“The use of digital print has been a prominent feature in labels and flexible packaging for over two decades, and while we continue to see that trend climb, the spotlight is shifting to the corrugated packaging market,” Mr Christophe explains.
Corrugated is an important market for HP. As a more than $226 billion industry enjoying impressive growth, it is forecast to hit $269 billion in 2021, according to a Smithers Pira report on the future of global packaging. The HP addressable market is estimated at $3.4 billion according to an internal study by HP in April 2014.
Attractive at POS
As a material, the primary purpose of corrugated is simple: to protect products. Historically it was secondary packaging with low value added. However, the shift in consumer behaviour puts much more weight now at the final steps of purchasing. Savvy marketers and brand managers have discovered that while the intent of corrugated packaging is protection, there’s a huge opportunity to use that same packaging to win at the shelf. The product box has evolved from just protection to a tool for brands to differentiate from competition.
Additionally, there’s a trend in using corrugated for economical retail purposes, where corrugated pallets are replacing shelves, often seen in supermarkets and grocery stores. That said, shelf-ready packaging is quickly picking up steam, serving the dual purpose of a box and a display.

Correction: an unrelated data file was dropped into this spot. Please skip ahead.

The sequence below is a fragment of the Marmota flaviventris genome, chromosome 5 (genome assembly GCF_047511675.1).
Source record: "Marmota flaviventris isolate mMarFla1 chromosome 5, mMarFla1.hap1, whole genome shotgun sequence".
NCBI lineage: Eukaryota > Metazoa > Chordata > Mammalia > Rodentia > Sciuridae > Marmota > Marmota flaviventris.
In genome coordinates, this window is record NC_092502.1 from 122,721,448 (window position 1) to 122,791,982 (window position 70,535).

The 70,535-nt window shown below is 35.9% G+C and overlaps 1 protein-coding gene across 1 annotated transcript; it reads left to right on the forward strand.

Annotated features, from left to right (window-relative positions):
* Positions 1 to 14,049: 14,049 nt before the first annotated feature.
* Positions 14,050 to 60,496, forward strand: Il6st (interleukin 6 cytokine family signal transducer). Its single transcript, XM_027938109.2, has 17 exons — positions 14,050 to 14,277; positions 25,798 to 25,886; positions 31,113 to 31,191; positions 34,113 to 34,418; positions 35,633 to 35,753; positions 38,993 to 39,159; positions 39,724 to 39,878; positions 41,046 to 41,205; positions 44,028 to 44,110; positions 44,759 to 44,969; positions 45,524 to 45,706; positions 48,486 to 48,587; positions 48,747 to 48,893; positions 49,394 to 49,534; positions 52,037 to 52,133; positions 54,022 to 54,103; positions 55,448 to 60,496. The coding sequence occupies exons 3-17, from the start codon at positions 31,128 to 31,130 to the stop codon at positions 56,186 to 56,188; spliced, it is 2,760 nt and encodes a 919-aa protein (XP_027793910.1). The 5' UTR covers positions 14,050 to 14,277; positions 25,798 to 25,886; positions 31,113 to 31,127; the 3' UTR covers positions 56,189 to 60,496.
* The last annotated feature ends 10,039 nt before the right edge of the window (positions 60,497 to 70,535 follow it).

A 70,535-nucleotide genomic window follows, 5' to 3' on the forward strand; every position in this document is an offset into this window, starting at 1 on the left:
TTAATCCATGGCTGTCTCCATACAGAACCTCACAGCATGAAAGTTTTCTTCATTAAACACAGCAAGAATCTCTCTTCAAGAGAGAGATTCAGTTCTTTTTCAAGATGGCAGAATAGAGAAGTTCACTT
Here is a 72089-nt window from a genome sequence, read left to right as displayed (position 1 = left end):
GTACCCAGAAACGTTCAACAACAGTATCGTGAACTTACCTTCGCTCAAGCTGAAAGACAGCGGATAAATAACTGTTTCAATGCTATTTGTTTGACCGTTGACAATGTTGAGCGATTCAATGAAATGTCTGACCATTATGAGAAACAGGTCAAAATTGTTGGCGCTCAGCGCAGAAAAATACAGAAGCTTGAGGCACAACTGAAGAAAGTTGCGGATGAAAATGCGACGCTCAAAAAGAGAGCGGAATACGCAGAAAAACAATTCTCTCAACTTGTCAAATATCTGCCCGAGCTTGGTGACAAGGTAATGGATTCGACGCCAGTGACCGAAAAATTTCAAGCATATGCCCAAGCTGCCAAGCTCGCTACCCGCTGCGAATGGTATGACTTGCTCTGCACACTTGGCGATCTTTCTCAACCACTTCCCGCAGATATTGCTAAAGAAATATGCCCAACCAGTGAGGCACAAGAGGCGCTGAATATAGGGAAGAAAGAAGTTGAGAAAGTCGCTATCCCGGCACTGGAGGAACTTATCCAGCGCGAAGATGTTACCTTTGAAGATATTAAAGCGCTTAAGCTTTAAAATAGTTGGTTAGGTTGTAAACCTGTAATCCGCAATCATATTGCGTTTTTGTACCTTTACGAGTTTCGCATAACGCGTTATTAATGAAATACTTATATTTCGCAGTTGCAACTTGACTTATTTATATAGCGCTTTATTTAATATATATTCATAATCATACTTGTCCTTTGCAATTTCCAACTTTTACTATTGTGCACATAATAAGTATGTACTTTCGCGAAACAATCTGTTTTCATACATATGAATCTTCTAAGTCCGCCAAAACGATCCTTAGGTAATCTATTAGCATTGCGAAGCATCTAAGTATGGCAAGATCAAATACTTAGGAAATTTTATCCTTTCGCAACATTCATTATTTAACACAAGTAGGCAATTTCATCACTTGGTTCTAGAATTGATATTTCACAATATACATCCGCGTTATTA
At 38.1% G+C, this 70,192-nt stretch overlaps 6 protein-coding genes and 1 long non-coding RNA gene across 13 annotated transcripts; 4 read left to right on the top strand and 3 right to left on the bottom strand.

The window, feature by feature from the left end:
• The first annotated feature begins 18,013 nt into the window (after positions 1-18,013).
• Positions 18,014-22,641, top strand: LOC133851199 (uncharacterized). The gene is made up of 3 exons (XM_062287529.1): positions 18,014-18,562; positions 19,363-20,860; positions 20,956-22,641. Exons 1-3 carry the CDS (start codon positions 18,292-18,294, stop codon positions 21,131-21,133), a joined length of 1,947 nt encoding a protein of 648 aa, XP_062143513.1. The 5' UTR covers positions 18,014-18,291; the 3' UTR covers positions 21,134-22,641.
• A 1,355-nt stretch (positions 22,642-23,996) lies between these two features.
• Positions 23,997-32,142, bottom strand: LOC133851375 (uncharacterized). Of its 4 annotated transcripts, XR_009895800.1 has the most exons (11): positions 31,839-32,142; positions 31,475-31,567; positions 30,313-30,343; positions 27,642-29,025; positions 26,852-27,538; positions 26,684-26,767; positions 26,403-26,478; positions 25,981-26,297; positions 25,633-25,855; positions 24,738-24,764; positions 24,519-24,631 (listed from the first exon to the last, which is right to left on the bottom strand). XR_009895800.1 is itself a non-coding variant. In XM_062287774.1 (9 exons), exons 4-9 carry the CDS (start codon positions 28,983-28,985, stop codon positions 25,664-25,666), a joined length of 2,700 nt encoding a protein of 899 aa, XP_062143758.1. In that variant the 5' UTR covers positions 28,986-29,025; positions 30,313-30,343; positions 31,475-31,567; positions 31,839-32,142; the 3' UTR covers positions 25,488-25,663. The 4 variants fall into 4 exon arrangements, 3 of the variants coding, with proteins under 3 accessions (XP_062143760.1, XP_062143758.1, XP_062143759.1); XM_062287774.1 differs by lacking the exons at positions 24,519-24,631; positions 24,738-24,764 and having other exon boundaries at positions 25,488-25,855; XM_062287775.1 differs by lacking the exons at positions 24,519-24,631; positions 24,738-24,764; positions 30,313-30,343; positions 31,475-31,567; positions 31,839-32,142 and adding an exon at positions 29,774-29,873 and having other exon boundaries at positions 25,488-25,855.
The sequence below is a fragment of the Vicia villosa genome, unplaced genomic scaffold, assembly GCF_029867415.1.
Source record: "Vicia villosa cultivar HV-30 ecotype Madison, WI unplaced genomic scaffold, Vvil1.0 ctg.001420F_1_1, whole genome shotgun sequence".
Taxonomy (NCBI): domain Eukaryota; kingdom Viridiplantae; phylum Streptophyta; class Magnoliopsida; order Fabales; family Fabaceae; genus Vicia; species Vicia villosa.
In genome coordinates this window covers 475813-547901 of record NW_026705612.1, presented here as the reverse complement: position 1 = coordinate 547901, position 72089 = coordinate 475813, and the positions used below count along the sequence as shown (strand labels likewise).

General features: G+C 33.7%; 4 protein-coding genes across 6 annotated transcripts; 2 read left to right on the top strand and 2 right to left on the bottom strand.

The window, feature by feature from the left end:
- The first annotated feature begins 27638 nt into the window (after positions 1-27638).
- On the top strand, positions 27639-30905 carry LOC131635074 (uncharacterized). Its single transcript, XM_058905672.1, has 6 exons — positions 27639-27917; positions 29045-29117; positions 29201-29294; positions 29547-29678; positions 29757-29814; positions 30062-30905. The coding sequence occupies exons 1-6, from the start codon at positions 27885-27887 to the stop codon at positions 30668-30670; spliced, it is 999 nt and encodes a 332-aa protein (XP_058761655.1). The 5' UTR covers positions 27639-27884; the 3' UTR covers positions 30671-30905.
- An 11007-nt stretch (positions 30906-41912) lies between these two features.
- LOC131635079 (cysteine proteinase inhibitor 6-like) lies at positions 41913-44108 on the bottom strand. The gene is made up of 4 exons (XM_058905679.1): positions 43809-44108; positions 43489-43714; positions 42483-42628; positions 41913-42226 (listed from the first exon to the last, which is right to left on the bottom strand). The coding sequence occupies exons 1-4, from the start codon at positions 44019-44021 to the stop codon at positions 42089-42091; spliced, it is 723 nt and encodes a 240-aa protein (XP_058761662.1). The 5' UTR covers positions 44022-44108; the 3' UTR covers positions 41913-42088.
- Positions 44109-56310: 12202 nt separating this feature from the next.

“Today consumers want more interaction with their brands and that places corrugated boxes in a unique position to add value through digital printing,” Mr Christophe points out.
“A recent example of this is a project co-founded by Melinda, the market leader for apples, and Ghelfi Ondulati, an integrated box producer, both located in Italy. The project consisted of producing apple trays with messages from consumers to support people who were impacted by the 2016 earthquakes in Italy. Each box was digitally printed by the HP PageWide T1100S press by Ghelfi Ondulati. The campaign became so successful that consumers are buying larger trays of apples to take it home, therefore becoming the primary packaging in this context, because the larger trays carries the personalised messages.”
Mr Christophe praises corrugated’s unique properties.
“Corrugated is economical, delivers great value from protection to conveying messages, and contributes to environmentally friendly packaging efforts given many corrugated boards are made of recycled paper. Additionally, due to its light weight, corrugated is an affordable packaging option as it often saves on transportation and shipping costs.”
The full range of corrugated packaging and displays are covered by HP Solutions – from high volume, high speed basic corrugated applications on uncoated media to improved graphics for merchandise displays and high value, large format boxes.
The newfound versatility in the corrugated packaging market is displayed within two HP product ranges: HP PageWide Web Presses and HP Scitex Presses. The portfolio of HP presses – including both pre- and post-print solutions – offers speed, quality, and versatility.